Twenty-eight-year-old Anne Mbabazi is a parent residing in Kimironko, Kigali. Her five-year-old daughter is in top class at a nearby school and only reunites with her mother later in the evening. Immediately, after coming back from work, Mbabazi asks her daughter for her books and for about an hour or so, they go through all pending homework. Mbabazi, who holds a degree in finance, indeed contributes to her daughter’s academics through this daily routine.
“I offer assistance mainly with mathematics and writing. I help her with letter construction and spellings. We read together and when she performs well, I don’t hesitate to buy her some ice-cream,” she explains.
Keeping in touch with the teachers at her child’s school is another thing she considers crucial, and indeed she regularly calls for updates on her daughter’s performance.
In this neighbourhood, not all parents have the ability to assist their children like Mbabazi. Some parents have not been to school at all and can barely read or write. During reading time, for instance, Joanne Uwimana, a mother of two, struggles with simple phrases and it is clear she cannot do so much to help her son. Reason? She did attain an education growing up, yet she has to guide her school-going son.
The two parents present common scenarios of parental involvement in education. While Mbabazi can single-handedly assist her daughter at home, Uwimana is less likely to have direct impact on her child’s education. But the question remains, how can illiterate parents contribute to the performance of their children?
Stakeholders speak out
Dr Celestin Ntivuguruzwa, the permanent secretary at the Ministry of Education, believes that both educated and illiterate parents have a duty to ensure that their children obtain the right values of discipline in addition to academic performance.
“Educated or not, parental contribution towards learning should not stop at paying school dues. Things like discipline require some form of involvement and dedication,” says Dr Ntivuguruzwa.
For homework and unfamiliar assignments, he suggests that illiterate parents need to entrust someone with basic knowledge of the topics to guide the child.
“Homework requires minimum knowledge, especially that equivalent to advanced level. Some topics may be challenging and you wouldn’t want to misguide your child. You can entrust this role with someone but ensure to do follow-ups,” he adds.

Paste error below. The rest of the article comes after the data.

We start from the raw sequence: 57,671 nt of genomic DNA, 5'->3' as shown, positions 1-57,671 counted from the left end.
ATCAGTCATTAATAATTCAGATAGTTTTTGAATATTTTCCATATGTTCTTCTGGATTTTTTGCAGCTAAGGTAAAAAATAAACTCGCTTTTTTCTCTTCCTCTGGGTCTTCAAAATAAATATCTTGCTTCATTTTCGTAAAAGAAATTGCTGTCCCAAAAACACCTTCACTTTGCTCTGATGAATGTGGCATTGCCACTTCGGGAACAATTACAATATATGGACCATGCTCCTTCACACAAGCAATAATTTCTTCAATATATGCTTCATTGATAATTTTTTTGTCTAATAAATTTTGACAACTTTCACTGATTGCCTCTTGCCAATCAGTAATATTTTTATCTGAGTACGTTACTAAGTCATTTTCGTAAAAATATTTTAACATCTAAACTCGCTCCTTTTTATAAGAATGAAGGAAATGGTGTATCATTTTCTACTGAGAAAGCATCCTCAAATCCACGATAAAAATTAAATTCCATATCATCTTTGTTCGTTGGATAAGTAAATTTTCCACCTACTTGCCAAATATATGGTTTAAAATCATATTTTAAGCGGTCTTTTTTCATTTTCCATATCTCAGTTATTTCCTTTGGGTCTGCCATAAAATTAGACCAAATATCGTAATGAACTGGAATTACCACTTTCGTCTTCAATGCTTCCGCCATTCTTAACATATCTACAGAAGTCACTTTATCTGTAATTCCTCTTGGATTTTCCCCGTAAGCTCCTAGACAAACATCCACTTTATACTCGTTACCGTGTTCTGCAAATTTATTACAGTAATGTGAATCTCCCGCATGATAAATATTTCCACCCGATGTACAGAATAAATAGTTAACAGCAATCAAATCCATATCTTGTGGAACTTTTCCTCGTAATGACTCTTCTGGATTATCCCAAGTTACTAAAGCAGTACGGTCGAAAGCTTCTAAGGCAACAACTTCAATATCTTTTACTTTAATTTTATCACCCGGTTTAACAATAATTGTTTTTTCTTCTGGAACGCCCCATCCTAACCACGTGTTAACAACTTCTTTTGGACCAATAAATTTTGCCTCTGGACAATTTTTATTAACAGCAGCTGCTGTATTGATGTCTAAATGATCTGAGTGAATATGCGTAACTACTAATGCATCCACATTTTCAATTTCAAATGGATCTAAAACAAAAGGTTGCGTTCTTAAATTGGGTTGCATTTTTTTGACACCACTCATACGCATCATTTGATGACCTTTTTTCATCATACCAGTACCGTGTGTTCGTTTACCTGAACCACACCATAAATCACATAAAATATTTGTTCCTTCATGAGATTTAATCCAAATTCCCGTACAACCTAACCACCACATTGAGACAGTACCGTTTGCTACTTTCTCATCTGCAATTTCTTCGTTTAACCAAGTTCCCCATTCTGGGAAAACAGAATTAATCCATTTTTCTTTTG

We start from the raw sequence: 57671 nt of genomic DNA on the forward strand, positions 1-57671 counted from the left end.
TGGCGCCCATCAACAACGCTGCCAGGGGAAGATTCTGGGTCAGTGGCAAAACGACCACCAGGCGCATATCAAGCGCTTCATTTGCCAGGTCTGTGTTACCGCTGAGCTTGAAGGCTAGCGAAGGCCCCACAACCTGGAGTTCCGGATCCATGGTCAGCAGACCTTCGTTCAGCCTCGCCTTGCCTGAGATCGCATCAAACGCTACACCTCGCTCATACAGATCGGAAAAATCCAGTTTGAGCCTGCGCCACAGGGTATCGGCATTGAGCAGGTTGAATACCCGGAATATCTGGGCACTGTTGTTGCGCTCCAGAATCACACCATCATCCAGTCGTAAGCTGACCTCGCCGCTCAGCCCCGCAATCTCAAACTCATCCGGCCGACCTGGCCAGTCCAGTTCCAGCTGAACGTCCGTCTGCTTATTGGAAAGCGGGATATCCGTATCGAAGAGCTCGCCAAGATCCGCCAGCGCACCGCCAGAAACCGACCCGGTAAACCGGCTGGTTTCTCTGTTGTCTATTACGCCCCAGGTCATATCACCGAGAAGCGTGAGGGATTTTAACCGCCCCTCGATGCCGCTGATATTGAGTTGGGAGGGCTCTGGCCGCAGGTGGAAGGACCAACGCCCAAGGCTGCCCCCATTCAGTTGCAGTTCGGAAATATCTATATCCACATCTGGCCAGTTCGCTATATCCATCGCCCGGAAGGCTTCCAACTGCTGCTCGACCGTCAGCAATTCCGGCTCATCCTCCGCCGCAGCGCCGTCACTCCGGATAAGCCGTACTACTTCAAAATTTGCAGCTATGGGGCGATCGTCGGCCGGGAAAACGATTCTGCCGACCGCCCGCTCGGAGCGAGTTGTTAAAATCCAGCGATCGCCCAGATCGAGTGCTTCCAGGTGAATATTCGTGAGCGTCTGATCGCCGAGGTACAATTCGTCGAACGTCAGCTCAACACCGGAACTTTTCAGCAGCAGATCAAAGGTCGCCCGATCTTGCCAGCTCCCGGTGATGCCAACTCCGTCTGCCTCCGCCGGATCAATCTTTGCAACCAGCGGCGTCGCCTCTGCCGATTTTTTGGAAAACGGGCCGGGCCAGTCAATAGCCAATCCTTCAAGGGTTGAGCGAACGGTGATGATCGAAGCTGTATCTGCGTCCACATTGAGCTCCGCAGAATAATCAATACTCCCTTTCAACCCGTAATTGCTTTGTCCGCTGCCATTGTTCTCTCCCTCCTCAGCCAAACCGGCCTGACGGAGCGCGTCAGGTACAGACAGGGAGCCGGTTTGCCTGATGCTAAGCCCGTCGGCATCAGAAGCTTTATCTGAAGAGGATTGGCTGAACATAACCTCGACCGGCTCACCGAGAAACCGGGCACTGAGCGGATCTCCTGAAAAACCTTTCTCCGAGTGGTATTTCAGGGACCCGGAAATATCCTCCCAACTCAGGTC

Solomon Mukama, a teacher at Kigali Christian School, believes that illiterate parents cannot directly contribute to academic performance, but can foster punctuality and follow-up for regular attendance of their children at school.
“If you can’t help your child with homework, at least ensure that he makes it to school early. Going to school early means that he won’t have to miss in any of the school activities and in case there is pending work, he can use morning time to consult,” he says.
Mukama also suggests that illiterate parents should encourage group discussions by students both at home and school.
“Students may be at the same level of education, but engaging in group discussions widens their understanding. This is the time when they get to reflect on the hard topics, especially if the discussions are guided,” he adds.
However, Martin Masabo the headmaster of Lycee de Kigali, believes that illiterate parents need to do more through maintaining close relationships with school authorities.
For instance, he points out that those who cannot understand school publications such as circulars have the option of getting information directly from those in charge.
“Other discussions could be centered around performance and assessing how the child has been coping with other school activities. This kind of engagement can greatly contribute to academic welfare of the child,” explains Masabo.
Parents on the spot
Currently, law no 23/2012 of 15/06/2012 governing the organisation and functioning of schools compels all parents to engage in school activities through attending the parents and teachers committees (PTCs).